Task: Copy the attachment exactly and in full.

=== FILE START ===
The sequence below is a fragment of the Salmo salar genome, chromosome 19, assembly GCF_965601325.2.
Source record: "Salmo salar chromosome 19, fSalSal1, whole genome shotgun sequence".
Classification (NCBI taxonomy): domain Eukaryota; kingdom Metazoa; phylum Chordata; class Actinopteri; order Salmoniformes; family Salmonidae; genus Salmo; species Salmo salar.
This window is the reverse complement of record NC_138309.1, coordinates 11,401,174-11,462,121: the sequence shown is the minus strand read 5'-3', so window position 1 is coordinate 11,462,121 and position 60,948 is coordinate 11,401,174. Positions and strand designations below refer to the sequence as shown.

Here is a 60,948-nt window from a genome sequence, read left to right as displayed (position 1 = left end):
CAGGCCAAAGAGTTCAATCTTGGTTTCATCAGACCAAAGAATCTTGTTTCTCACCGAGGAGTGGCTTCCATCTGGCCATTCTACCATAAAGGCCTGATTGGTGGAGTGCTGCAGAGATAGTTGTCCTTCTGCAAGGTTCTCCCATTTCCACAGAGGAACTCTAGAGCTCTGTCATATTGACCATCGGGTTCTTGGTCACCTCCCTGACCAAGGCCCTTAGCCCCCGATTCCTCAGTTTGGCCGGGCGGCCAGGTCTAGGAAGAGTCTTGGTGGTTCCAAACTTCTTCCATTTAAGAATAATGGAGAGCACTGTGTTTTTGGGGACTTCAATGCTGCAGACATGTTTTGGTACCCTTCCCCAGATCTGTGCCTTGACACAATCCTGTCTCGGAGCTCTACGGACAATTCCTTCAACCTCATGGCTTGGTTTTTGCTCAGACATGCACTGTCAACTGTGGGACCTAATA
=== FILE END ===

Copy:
The sequence below is a fragment of the Salmo salar genome, chromosome 19, assembly GCF_965601325.2.
Source record: "Salmo salar chromosome 19, fSalSal1, whole genome shotgun sequence".
Classification (NCBI taxonomy): domain Eukaryota; kingdom Metazoa; phylum Chordata; class Actinopteri; order Salmoniformes; family Salmonidae; genus Salmo; species Salmo salar.
This window is the reverse complement of record NC_138309.1, coordinates 11,401,174-11,462,121: the sequence shown is the minus strand read 5'-3', so window position 1 is coordinate 11,462,121 and position 60,948 is coordinate 11,401,174. Positions and strand designations below refer to the sequence as shown.

Here is a 60,948-nt window from a genome sequence, read left to right as displayed (position 1 = left end):
CAGGCCAAAGAGTTCAATCTTGGTTTCATCAGACCAAAGAATCTTGTTTCTCACCGAGGAGTGGCTTCCATCTGGCCATTCTACCATAAAGGCCTGATTGGTGGAGTGCTGCAGAGATAGTTGTCCTTCTGCAAGGTTCTCCCATTTCCACAGAGGAACTCTAGAGCTCTGTCATATTGACCATCGGGTTCTTGGTCACCTCCCTGACCAAGGCCCTTAGCCCCCGATTCCTCAGTTTGGCCGGGCGGCCAGGTCTAGGAAGAGTCTTGGTGGTTCCAAACTTCTTCCATTTAAGAATAATGGAGAGCACTGTGTTTTTGGGGACTTCAATGCTGCAGACATGTTTTGGTACCCTTCCCCAGATCTGTGCCTTGACACAATCCTGTCTCGGAGCTCTACGGACAATTCCTTCAACCTCATGGCTTGGTTTTTGCTCAGACATGCACTGTCAACTGTGGGACCTAATA